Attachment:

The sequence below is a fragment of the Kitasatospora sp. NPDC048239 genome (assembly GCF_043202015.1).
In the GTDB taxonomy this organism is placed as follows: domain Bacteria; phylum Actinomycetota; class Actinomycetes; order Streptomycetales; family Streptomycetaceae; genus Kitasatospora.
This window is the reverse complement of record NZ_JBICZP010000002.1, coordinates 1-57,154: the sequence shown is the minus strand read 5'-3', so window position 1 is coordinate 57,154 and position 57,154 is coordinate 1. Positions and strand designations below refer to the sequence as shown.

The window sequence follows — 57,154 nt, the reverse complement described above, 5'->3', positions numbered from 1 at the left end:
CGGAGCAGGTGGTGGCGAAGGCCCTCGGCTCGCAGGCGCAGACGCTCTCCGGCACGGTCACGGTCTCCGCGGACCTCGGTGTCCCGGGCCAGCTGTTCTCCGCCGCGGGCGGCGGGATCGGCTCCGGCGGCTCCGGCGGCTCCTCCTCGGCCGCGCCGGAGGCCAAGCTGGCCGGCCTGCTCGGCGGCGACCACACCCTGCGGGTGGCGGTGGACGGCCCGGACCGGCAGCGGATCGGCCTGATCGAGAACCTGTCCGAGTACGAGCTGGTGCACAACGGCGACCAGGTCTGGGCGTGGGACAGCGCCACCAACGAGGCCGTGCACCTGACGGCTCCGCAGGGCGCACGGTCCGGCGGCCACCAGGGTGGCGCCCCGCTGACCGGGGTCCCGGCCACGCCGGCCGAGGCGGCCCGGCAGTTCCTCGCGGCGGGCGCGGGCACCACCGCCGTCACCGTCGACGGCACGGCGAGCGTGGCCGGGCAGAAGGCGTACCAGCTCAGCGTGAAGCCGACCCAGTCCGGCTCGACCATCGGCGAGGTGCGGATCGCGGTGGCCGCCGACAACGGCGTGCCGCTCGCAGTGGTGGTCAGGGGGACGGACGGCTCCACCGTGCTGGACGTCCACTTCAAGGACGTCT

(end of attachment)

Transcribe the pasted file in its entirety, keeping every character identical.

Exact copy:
The sequence below is a fragment of the Kitasatospora sp. NPDC048239 genome (assembly GCF_043202015.1).
In the GTDB taxonomy this organism is placed as follows: domain Bacteria; phylum Actinomycetota; class Actinomycetes; order Streptomycetales; family Streptomycetaceae; genus Kitasatospora.
This window is the reverse complement of record NZ_JBICZP010000002.1, coordinates 1-57,154: the sequence shown is the minus strand read 5'-3', so window position 1 is coordinate 57,154 and position 57,154 is coordinate 1. Positions and strand designations below refer to the sequence as shown.

The window sequence follows — 57,154 nt, the reverse complement described above, 5'->3', positions numbered from 1 at the left end:
CGGAGCAGGTGGTGGCGAAGGCCCTCGGCTCGCAGGCGCAGACGCTCTCCGGCACGGTCACGGTCTCCGCGGACCTCGGTGTCCCGGGCCAGCTGTTCTCCGCCGCGGGCGGCGGGATCGGCTCCGGCGGCTCCGGCGGCTCCTCCTCGGCCGCGCCGGAGGCCAAGCTGGCCGGCCTGCTCGGCGGCGACCACACCCTGCGGGTGGCGGTGGACGGCCCGGACCGGCAGCGGATCGGCCTGATCGAGAACCTGTCCGAGTACGAGCTGGTGCACAACGGCGACCAGGTCTGGGCGTGGGACAGCGCCACCAACGAGGCCGTGCACCTGACGGCTCCGCAGGGCGCACGGTCCGGCGGCCACCAGGGTGGCGCCCCGCTGACCGGGGTCCCGGCCACGCCGGCCGAGGCGGCCCGGCAGTTCCTCGCGGCGGGCGCGGGCACCACCGCCGTCACCGTCGACGGCACGGCGAGCGTGGCCGGGCAGAAGGCGTACCAGCTCAGCGTGAAGCCGACCCAGTCCGGCTCGACCATCGGCGAGGTGCGGATCGCGGTGGCCGCCGACAACGGCGTGCCGCTCGCAGTGGTGGTCAGGGGGACGGACGGCTCCACCGTGCTGGACGTCCACTTCAAGGACGTCT